Row 8) Do not chain. Starting with the nxt st, DC each across (2 DC) Cut yarn, leaving a long tail for weaving in and fasten.

The first earflap has been added to the hat
The first earflap has been added to the hat

 

Now flip your hat over so you have the top of the hat nearest you and the earflap you just made on the righthand side.  Like the picture below.

Turn hat upside down and count stitches across the front to add second earflap
Turn hat upside down and count stitches across the front to add second earflap

Now count 12 stitches to the left of where your existing earflap starts.  Join your yarn in the stitch to the left of the 13th.

Row 1)  ch 3, and DC in the same stitch.  DC in the next 7 st across.

Now follow rows 2-8 of the earflap directions.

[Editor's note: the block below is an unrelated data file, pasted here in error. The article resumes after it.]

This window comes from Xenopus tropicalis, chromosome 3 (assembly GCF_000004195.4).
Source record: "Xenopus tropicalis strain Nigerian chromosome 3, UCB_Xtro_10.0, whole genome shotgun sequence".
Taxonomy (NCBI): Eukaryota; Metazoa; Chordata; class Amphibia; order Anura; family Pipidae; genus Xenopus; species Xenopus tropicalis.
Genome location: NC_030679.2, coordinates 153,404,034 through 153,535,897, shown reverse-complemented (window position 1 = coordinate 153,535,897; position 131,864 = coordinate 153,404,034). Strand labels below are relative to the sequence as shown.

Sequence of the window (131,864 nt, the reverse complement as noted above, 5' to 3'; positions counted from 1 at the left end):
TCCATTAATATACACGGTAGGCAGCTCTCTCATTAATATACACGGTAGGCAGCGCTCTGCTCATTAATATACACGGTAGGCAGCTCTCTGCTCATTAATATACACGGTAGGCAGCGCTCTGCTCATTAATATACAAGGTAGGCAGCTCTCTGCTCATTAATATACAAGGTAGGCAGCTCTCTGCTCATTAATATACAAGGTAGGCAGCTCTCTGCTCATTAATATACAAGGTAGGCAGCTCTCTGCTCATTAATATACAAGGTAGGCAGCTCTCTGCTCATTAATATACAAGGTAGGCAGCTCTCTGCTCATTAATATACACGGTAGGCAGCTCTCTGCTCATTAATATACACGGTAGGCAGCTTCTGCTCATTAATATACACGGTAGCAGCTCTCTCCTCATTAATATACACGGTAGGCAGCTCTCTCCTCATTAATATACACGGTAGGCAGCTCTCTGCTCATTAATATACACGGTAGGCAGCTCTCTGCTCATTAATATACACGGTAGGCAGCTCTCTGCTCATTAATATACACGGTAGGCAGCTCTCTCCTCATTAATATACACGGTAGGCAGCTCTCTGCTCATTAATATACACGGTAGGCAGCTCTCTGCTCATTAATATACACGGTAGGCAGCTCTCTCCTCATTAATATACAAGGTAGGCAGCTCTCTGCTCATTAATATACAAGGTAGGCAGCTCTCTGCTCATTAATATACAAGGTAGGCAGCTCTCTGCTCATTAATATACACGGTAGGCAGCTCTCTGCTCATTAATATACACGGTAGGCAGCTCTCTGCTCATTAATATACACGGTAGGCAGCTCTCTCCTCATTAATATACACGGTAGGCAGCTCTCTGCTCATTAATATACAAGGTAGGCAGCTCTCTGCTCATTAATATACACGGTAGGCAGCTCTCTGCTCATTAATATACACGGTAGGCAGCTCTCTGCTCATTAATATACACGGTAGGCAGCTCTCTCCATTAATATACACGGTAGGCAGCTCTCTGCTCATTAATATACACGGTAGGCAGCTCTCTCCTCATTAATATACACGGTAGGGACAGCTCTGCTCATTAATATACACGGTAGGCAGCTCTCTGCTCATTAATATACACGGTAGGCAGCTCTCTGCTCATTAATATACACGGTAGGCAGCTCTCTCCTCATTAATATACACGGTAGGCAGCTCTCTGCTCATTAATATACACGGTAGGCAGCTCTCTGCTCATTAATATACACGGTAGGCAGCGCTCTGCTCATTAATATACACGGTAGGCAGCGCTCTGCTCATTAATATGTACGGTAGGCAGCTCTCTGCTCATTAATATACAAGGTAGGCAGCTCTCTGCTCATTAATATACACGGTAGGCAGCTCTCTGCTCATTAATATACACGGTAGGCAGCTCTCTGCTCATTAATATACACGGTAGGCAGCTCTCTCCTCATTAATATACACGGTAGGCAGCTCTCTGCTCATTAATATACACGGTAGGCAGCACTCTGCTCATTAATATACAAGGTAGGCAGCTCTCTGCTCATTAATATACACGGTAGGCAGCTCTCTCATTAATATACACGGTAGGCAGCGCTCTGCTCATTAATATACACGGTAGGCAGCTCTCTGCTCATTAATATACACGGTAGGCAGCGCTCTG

When you are done with the 2nd earflap don’t cut the yarn just yet.  Fold the hat in half, line up the earflaps and double check to make sure you go them the same length.  When you are good to go fasten off, cut yarn and weave in your ends.

Your hat has earflaps now!  Now we just need to add a border.
Your hat has earflaps now! Now we just need to add a border.

You now have a newborn sized snow boarders hat with earflaps!

 

Below are links to patterns for basic newborn sized hats in single and double crochet

 

Terms of Use for this pattern: You are free to use finished garments from this pattern as you choose including selling them.
If you give any credit to the website (www.allyssite.com) it would be greatly appreciated but not required.
If you feature this pattern on the internet or any physical publication, do not include the wording or text of the pattern, instead provide a link to our website.

ABBREVIATIONS

  • ch= chain
  • sc= single crochet
  • dc= double crochet
  • ss= slip stitch

©2011 www.AllysSite.com

Knitted Earflap Hat

Knitted Earflap Hat in Royal Blue & Black Stripes

Quick Knitted Earflap hat
Snowboarders hat knitted with size 8 needles

My pattern to knit an earflap hat like this is HERE

So I got myself retrained a bit with the knitting.